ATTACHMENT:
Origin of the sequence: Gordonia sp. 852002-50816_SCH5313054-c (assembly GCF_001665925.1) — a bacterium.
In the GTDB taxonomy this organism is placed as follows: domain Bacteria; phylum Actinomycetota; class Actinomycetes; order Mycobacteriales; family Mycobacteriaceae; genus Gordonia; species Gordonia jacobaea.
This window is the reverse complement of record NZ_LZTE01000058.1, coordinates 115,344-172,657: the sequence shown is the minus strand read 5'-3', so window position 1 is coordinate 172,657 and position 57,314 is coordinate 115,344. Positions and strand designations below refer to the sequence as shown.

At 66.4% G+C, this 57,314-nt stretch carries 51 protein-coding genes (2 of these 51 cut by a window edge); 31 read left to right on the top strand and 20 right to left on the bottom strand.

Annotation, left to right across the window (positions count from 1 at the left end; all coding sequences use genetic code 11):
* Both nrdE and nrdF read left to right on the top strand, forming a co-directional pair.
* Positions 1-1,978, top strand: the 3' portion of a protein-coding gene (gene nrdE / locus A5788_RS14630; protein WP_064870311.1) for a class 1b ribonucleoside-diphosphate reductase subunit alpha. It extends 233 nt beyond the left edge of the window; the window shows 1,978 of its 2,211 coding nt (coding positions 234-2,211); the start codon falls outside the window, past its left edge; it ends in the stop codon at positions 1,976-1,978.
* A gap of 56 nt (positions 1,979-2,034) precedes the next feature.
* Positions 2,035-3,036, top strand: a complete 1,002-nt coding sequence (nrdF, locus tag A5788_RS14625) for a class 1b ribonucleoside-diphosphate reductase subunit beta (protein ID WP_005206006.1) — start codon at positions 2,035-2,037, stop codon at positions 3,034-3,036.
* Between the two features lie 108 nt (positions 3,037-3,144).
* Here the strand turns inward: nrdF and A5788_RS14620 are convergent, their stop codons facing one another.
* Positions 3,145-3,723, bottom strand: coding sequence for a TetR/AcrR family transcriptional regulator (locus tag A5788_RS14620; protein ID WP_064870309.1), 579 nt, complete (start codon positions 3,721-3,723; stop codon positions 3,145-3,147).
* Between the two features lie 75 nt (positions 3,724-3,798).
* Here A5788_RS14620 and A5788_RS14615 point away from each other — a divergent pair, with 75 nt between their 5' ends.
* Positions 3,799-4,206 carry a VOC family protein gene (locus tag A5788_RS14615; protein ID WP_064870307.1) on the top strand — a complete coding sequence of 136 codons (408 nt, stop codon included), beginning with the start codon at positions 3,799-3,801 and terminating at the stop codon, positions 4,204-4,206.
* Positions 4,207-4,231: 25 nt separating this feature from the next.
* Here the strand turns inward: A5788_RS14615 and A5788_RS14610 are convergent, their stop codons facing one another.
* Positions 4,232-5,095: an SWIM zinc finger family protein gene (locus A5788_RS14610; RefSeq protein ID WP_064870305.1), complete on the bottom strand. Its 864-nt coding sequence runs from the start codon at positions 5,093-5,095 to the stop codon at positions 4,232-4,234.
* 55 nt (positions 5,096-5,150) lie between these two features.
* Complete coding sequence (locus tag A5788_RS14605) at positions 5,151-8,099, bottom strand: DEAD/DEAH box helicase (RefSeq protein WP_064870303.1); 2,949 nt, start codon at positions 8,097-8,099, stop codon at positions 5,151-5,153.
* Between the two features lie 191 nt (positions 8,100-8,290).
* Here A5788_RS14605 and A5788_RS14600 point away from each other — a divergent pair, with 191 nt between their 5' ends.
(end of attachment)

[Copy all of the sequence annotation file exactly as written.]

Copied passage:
Origin of the sequence: Gordonia sp. 852002-50816_SCH5313054-c (assembly GCF_001665925.1) — a bacterium.
In the GTDB taxonomy this organism is placed as follows: domain Bacteria; phylum Actinomycetota; class Actinomycetes; order Mycobacteriales; family Mycobacteriaceae; genus Gordonia; species Gordonia jacobaea.
This window is the reverse complement of record NZ_LZTE01000058.1, coordinates 115,344-172,657: the sequence shown is the minus strand read 5'-3', so window position 1 is coordinate 172,657 and position 57,314 is coordinate 115,344. Positions and strand designations below refer to the sequence as shown.

At 66.4% G+C, this 57,314-nt stretch carries 51 protein-coding genes (2 of these 51 cut by a window edge); 31 read left to right on the top strand and 20 right to left on the bottom strand.

Annotation, left to right across the window (positions count from 1 at the left end; all coding sequences use genetic code 11):
* Both nrdE and nrdF read left to right on the top strand, forming a co-directional pair.
* Positions 1-1,978, top strand: the 3' portion of a protein-coding gene (gene nrdE / locus A5788_RS14630; protein WP_064870311.1) for a class 1b ribonucleoside-diphosphate reductase subunit alpha. It extends 233 nt beyond the left edge of the window; the window shows 1,978 of its 2,211 coding nt (coding positions 234-2,211); the start codon falls outside the window, past its left edge; it ends in the stop codon at positions 1,976-1,978.
* A gap of 56 nt (positions 1,979-2,034) precedes the next feature.
* Positions 2,035-3,036, top strand: a complete 1,002-nt coding sequence (nrdF, locus tag A5788_RS14625) for a class 1b ribonucleoside-diphosphate reductase subunit beta (protein ID WP_005206006.1) — start codon at positions 2,035-2,037, stop codon at positions 3,034-3,036.
* Between the two features lie 108 nt (positions 3,037-3,144).
* Here the strand turns inward: nrdF and A5788_RS14620 are convergent, their stop codons facing one another.
* Positions 3,145-3,723, bottom strand: coding sequence for a TetR/AcrR family transcriptional regulator (locus tag A5788_RS14620; protein ID WP_064870309.1), 579 nt, complete (start codon positions 3,721-3,723; stop codon positions 3,145-3,147).
* Between the two features lie 75 nt (positions 3,724-3,798).
* Here A5788_RS14620 and A5788_RS14615 point away from each other — a divergent pair, with 75 nt between their 5' ends.
* Positions 3,799-4,206 carry a VOC family protein gene (locus tag A5788_RS14615; protein ID WP_064870307.1) on the top strand — a complete coding sequence of 136 codons (408 nt, stop codon included), beginning with the start codon at positions 3,799-3,801 and terminating at the stop codon, positions 4,204-4,206.
* Positions 4,207-4,231: 25 nt separating this feature from the next.
* Here the strand turns inward: A5788_RS14615 and A5788_RS14610 are convergent, their stop codons facing one another.
* Positions 4,232-5,095: an SWIM zinc finger family protein gene (locus A5788_RS14610; RefSeq protein ID WP_064870305.1), complete on the bottom strand. Its 864-nt coding sequence runs from the start codon at positions 5,093-5,095 to the stop codon at positions 4,232-4,234.
* 55 nt (positions 5,096-5,150) lie between these two features.
* Complete coding sequence (locus tag A5788_RS14605) at positions 5,151-8,099, bottom strand: DEAD/DEAH box helicase (RefSeq protein WP_064870303.1); 2,949 nt, start codon at positions 8,097-8,099, stop codon at positions 5,151-5,153.
* Between the two features lie 191 nt (positions 8,100-8,290).
* Here A5788_RS14605 and A5788_RS14600 point away from each other — a divergent pair, with 191 nt between their 5' ends.